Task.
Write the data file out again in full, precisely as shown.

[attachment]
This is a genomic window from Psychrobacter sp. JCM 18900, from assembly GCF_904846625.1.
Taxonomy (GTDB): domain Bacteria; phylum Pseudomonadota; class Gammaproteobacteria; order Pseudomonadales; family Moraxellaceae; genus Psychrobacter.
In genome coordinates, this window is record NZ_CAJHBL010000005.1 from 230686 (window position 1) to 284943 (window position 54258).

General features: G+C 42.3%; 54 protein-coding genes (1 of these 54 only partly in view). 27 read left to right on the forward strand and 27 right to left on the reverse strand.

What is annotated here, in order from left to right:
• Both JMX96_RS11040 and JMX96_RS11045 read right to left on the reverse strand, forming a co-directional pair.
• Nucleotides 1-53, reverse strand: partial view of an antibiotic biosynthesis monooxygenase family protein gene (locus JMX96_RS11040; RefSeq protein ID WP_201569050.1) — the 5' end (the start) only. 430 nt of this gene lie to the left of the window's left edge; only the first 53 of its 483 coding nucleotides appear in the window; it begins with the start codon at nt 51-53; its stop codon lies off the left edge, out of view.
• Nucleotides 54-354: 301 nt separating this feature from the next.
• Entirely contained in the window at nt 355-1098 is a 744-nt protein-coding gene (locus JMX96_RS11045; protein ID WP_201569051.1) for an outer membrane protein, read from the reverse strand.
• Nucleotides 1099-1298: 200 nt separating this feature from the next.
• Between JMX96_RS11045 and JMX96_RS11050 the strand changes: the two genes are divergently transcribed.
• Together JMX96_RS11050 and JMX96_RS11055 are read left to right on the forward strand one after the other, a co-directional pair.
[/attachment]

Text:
This is a genomic window from Psychrobacter sp. JCM 18900, from assembly GCF_904846625.1.
Taxonomy (GTDB): domain Bacteria; phylum Pseudomonadota; class Gammaproteobacteria; order Pseudomonadales; family Moraxellaceae; genus Psychrobacter.
In genome coordinates, this window is record NZ_CAJHBL010000005.1 from 230686 (window position 1) to 284943 (window position 54258).

General features: G+C 42.3%; 54 protein-coding genes (1 of these 54 only partly in view). 27 read left to right on the forward strand and 27 right to left on the reverse strand.

What is annotated here, in order from left to right:
• Both JMX96_RS11040 and JMX96_RS11045 read right to left on the reverse strand, forming a co-directional pair.
• Nucleotides 1-53, reverse strand: partial view of an antibiotic biosynthesis monooxygenase family protein gene (locus JMX96_RS11040; RefSeq protein ID WP_201569050.1) — the 5' end (the start) only. 430 nt of this gene lie to the left of the window's left edge; only the first 53 of its 483 coding nucleotides appear in the window; it begins with the start codon at nt 51-53; its stop codon lies off the left edge, out of view.
• Nucleotides 54-354: 301 nt separating this feature from the next.
• Entirely contained in the window at nt 355-1098 is a 744-nt protein-coding gene (locus JMX96_RS11045; protein ID WP_201569051.1) for an outer membrane protein, read from the reverse strand.
• Nucleotides 1099-1298: 200 nt separating this feature from the next.
• Between JMX96_RS11045 and JMX96_RS11050 the strand changes: the two genes are divergently transcribed.
• Together JMX96_RS11050 and JMX96_RS11055 are read left to right on the forward strand one after the other, a co-directional pair.